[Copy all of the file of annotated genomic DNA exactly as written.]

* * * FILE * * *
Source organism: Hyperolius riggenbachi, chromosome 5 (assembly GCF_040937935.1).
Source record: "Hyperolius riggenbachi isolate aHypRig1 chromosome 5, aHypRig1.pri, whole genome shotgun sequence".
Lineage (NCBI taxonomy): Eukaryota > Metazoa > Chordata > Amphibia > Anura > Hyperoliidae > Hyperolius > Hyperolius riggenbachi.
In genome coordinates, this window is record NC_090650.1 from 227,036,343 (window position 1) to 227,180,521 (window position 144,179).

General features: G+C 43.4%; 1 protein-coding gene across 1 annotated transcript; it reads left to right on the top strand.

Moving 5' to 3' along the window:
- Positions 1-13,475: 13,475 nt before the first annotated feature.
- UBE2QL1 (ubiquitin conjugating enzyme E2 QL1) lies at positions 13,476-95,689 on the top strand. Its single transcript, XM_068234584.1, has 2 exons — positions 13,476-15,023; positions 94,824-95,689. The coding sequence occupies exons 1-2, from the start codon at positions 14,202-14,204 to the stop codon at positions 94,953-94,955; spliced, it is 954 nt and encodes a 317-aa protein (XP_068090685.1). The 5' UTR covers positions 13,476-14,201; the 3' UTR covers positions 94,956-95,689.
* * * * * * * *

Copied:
Source organism: Hyperolius riggenbachi, chromosome 5 (assembly GCF_040937935.1).
Source record: "Hyperolius riggenbachi isolate aHypRig1 chromosome 5, aHypRig1.pri, whole genome shotgun sequence".
Lineage (NCBI taxonomy): Eukaryota > Metazoa > Chordata > Amphibia > Anura > Hyperoliidae > Hyperolius > Hyperolius riggenbachi.
In genome coordinates, this window is record NC_090650.1 from 227,036,343 (window position 1) to 227,180,521 (window position 144,179).

General features: G+C 43.4%; 1 protein-coding gene across 1 annotated transcript; it reads left to right on the top strand.

Moving 5' to 3' along the window:
- Positions 1-13,475: 13,475 nt before the first annotated feature.
- UBE2QL1 (ubiquitin conjugating enzyme E2 QL1) lies at positions 13,476-95,689 on the top strand. Its single transcript, XM_068234584.1, has 2 exons — positions 13,476-15,023; positions 94,824-95,689. The coding sequence occupies exons 1-2, from the start codon at positions 14,202-14,204 to the stop codon at positions 94,953-94,955; spliced, it is 954 nt and encodes a 317-aa protein (XP_068090685.1). The 5' UTR covers positions 13,476-14,201; the 3' UTR covers positions 94,956-95,689.